E + S <——> ES <——> ES* <——> EP <——> E + P

The kinetics of simple reactions like that above were first characterized by biochemists Michaelis and Menten. The concepts underlying their analysis of enzyme kinetics continue to provide the cornerstone for understanding metabolism today, and for the development and clinical use of drugs aimed at selectively altering rate constants and interfering with the progress of disease states.

The Michaelis-Menten equation is a quantitative description of the relationship among the rate of an enzyme- catalyzed reaction [v1], the concentration of substrate [S] and two constants, Vmax and km (which are set by the particular equation). The symbols used in the Michaelis-Menten equation refer to the reaction rate [v1], maximum reaction rate (V max), substrate concentration [S] and the Michaelis-Menten constant (km).






The Michaelis-Menten equation can be used to demonstrate that at the substrate concentration that produces exactly half of the maximum reaction rate, i.e. ½ V max the substrate concentration is numerically equal to Km. This fact provides a simple yet powerful bioanalytical tool that has been used to characterize both normal and altered enzymes, such as those that produce the symptoms of genetic diseases.

 Thus, the Michaelis constant, km is the substrate concentration at which V1 is half the maximal velocity (Vmax /2) attainable at a particular concentration of enzyme. km thus has the dimensions of substrate concentration.

The dependence of initial reaction velocity on [S] and Km may be illustrated by evaluating the Michaelis-Menten equation under three conditions.

(1) When [S] is much less than km, the term km + [S] is essentially equal tokm. Replacing Km + [S] with Km reduces equation to





Since V max and km are both constants, their ratio is a constant (k). In other words, when [S] is considerably below km, V max is proportionate to k[S]. The initial reaction velocity therefore is directly proportionate to [S].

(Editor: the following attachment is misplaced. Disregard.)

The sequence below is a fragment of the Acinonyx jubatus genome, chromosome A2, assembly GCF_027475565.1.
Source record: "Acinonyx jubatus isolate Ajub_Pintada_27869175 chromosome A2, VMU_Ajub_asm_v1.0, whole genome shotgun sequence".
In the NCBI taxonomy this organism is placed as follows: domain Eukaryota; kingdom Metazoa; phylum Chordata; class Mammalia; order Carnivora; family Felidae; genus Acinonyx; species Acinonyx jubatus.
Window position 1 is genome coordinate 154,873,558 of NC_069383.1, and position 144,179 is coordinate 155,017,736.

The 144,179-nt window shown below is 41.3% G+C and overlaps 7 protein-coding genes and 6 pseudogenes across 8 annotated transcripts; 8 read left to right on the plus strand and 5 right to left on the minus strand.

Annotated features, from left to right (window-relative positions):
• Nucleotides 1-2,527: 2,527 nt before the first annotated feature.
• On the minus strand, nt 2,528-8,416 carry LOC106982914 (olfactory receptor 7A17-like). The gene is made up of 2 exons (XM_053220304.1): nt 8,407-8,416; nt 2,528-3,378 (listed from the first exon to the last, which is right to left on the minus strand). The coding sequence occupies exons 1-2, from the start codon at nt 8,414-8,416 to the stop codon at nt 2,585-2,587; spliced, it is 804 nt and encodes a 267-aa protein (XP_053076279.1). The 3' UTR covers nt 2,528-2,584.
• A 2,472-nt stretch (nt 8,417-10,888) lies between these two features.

(2) When [S] is much greater than km, the term km + [S] is essentially equal to [S]. Replacing km + [S] with [S] reduces equation to





Thus, when [S] greatly exceeds km, the reaction velocity is maximal (V max) and unaffected by further increases in substrate concentration.

(3) When [S] = km





Equation states that when [S] equals km, the initial velocity is half-maximal. Equation also reveals that km  is—and may be determined experimentally from—the substrate concentration at which the initial velocity is half-maximal.















Figure-6-Plot of substrate concentration versus reaction velocity

The key features of the plot are marked by points A, B and C. At high substrate concentrations the rate represented by point C the rate of the reaction is almost equal to V max and the difference in rate at nearby concentrations of substrate is almost negligible. If the Michaelis-Menten plot is extrapolated to infinitely high substrate concentrations, the extrapolated rate is equal to V max When the reaction rate becomes independent of substrate concentration, or nearly so, the rate is said to be zero order. (Note that the reaction is zero order only with respect to this substrate. If the reaction has two substrates, it may or may not be zero order with respect to the second substrate). The very small differences in reaction velocity at substrate concentrations around point C (near V max) reflect the fact that at these concentrations almost all of the enzyme molecules are bound to substrate and the rate is virtually independent of substrate, hence zero order. At lower substrate concentrations, such as at points A and B, the lower reaction velocities indicate that at any moment only a portion of the enzyme molecules are bound to the substrate. In fact, at the substrate concentration denoted by point B, exactly half the enzyme molecules are in an ES complex at any instant and the rate is exactly one half of V max At substrate concentrations near point A the rate appears to be directly proportional to substrate concentration, and the reaction rate is said to be first order.

A Linear Form of the Michaelis-Menten Equation Is Used to determine km & V max